Green hydrogen could disrupt global trade and bilateral energy relations, reshaping the positioning of States, with new hydrogen exporters and users emerging, says renewable energy intergovernmental organisation the International Renewable Energy Agency (Irena).
“It is green hydrogen that will bring new and diverse participants to the market, diversify routes and supplies and shift power from the few to the many. With international cooperation, the hydrogen market could be more democratic and inclusive, offering opportunities for developed and developing countries alike,” says Irena director-general Francesco La Camera in the organisation's 'Geopolitics of the Energy Transformation: The Hydrogen Factor' report.
The ongoing energy transition is unprecedented owing to its scale and the profound impact on the established socioeconomic, technological and geopolitical trends around the world. Renewables, in combination with energy efficiency, form the leading edge of a far-reaching global energy transition, states Irena.
“Hydrogen could prove to be a missing link to a climate-safe energy future. Hydrogen is clearly riding on the renewable energy revolution, with green hydrogen emerging as a game changer for achieving climate neutrality without compromising industrial growth and social development. But hydrogen is not a new oil. And the transition is not a fuel replacement, but a shift to a new system with political, technical, environmental and economic disruptions,” La Camera points out.
Countries with ample renewables potential could become sites of green industrialisation, using their potential to attract energy-intensive industries. Having a stake in the hydrogen value chain can boost economic competitiveness.
The manufacturing of equipment like electrolysers and fuel cells, in particular, could drive business. China, Japan and Europe have already developed a head start in the production, but innovation will shape the current manufacturing landscape further, Irena highlights.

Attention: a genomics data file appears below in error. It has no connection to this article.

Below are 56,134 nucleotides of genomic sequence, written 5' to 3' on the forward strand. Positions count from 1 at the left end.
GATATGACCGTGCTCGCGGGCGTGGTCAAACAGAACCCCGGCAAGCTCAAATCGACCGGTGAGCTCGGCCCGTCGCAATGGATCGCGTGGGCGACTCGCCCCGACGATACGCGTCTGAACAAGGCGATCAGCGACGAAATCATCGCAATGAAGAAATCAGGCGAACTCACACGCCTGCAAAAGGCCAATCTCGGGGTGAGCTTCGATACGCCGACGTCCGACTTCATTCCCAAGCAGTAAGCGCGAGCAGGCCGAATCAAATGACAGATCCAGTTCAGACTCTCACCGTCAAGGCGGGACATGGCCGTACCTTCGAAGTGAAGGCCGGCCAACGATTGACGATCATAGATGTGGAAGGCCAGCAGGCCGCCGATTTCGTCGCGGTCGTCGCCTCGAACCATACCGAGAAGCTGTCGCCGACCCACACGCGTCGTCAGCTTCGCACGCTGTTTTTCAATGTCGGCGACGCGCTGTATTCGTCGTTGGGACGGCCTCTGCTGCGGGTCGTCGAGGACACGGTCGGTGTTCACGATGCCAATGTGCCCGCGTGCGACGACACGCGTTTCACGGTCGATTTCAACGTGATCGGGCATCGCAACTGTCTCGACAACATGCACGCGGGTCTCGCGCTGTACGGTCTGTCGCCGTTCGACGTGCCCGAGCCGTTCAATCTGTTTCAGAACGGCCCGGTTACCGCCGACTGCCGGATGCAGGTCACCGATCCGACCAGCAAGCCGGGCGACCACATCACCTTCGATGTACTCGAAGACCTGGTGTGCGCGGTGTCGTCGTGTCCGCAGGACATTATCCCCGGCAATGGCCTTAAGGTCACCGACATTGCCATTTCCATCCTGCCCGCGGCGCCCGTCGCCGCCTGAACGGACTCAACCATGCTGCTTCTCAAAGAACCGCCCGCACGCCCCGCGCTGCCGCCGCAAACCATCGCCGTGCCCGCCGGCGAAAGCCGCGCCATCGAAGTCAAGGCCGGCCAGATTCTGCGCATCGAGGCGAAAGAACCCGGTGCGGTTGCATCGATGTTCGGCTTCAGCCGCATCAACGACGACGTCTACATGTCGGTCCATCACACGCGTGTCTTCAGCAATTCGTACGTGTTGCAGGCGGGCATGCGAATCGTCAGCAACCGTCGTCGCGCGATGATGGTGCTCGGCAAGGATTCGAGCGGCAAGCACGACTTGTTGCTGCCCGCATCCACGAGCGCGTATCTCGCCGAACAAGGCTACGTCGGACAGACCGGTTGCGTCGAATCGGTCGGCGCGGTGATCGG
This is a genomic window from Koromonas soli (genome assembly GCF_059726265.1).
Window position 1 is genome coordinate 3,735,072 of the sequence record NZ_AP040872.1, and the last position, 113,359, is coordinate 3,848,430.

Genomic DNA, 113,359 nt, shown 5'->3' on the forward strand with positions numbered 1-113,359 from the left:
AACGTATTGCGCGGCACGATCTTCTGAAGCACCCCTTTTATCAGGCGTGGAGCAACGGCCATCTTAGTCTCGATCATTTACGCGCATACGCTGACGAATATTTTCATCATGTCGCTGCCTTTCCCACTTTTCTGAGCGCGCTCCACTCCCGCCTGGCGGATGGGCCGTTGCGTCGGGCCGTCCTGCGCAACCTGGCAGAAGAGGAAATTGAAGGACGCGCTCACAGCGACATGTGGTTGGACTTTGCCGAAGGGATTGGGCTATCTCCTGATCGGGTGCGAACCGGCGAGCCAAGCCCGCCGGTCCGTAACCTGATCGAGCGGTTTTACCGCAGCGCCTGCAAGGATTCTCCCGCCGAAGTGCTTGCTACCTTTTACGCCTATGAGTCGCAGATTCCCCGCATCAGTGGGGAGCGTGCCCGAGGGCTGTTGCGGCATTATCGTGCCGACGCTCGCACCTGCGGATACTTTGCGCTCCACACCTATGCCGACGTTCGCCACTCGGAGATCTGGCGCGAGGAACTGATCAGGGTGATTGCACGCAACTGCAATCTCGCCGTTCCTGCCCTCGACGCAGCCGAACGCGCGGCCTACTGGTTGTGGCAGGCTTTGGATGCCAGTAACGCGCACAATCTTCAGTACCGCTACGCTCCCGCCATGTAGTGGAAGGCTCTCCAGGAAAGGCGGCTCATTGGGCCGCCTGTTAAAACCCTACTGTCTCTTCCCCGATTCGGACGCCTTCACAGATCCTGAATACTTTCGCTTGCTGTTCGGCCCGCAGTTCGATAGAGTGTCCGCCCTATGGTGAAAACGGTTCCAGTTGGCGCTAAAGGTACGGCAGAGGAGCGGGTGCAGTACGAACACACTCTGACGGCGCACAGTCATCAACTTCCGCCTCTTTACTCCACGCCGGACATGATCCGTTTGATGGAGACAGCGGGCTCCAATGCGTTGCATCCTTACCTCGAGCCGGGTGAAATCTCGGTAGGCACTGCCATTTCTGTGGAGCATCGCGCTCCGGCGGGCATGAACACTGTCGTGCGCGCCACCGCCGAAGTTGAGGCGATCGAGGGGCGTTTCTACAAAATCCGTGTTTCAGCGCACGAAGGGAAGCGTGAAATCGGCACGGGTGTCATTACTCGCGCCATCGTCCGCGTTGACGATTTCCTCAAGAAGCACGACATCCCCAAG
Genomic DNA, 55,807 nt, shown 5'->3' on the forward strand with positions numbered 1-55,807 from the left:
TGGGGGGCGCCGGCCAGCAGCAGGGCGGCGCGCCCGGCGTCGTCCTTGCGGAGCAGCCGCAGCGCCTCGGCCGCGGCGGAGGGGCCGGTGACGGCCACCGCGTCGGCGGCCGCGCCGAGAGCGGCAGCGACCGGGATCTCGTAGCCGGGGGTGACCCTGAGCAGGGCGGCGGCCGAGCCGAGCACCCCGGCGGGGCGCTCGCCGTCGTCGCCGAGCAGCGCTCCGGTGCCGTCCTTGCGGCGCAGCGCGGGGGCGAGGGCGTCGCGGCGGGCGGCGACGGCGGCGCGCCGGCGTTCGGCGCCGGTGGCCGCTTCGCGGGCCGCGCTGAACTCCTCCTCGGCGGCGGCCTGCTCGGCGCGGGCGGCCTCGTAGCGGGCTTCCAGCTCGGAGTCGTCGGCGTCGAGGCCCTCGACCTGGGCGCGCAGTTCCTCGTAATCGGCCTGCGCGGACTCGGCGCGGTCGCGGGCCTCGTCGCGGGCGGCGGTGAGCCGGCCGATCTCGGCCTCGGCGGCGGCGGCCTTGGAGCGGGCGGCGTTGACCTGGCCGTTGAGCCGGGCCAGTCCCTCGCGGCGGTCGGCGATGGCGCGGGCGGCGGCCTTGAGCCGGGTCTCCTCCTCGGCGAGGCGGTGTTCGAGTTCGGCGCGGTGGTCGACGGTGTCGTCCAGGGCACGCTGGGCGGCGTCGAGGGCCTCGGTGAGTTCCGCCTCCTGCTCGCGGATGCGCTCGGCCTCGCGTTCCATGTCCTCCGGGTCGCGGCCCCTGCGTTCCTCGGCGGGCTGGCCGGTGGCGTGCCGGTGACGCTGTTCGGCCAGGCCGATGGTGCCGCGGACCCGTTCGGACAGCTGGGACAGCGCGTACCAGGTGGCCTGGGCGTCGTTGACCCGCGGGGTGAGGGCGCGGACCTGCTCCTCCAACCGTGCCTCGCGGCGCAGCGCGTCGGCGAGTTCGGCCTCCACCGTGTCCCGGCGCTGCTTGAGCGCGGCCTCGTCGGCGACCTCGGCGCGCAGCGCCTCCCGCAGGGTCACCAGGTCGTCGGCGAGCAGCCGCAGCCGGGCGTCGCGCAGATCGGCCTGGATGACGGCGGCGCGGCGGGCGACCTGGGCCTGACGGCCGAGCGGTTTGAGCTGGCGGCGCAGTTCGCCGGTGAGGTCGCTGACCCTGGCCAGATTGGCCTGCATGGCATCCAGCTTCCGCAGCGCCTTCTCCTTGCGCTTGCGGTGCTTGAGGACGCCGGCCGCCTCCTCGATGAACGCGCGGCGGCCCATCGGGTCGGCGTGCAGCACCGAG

Further, green hydrogen may strengthen energy independence, security and resilience by cutting import dependency and price volatility and boosting flexibility of the energy system. However, the raw materials needed for hydrogen and renewable technologies could draw attention to material security. Shortages and price fluctuations could reverberate through hydrogen supply chains and negatively affect cost and revenues.
“The policy focus on hydrogen is unprecedented, given its central role for decarbonisation of harder-to-abate sectors,” says La Camera.
“There are still many uncertainties about how the hydrogen market will develop, who will emerge as market leaders, and what the geopolitical implications may be. Much will depend on the policy frameworks governments put in place, including the incentives they choose against a backdrop of the social and economic consequences of a global pandemic, the increasingly evident climate impacts and the urgency to decrease the gap between the haves and have-nots.”
Hydrogen is also expected to change the geography of energy trade and regionalising energy relations, hinting at the emergence of new centres of geopolitical influence built on the production and use of hydrogen, as traditional oil and gas trade declines.
Additionally, the technical potential for hydrogen production significantly exceeds estimated global demand. Countries most able to generate cheap renewable electricity will be best placed to produce competitive green hydrogen.
While countries such as Chile, Morocco and Namibia are net energy importers, they are set to emerge as green hydrogen exporters. Realising the potential of regions like Africa, the Americas, the Middle East and Oceania could limit the risk of export concentration, but many countries will need technology transfers, infrastructure and investment at scale, the report highlights.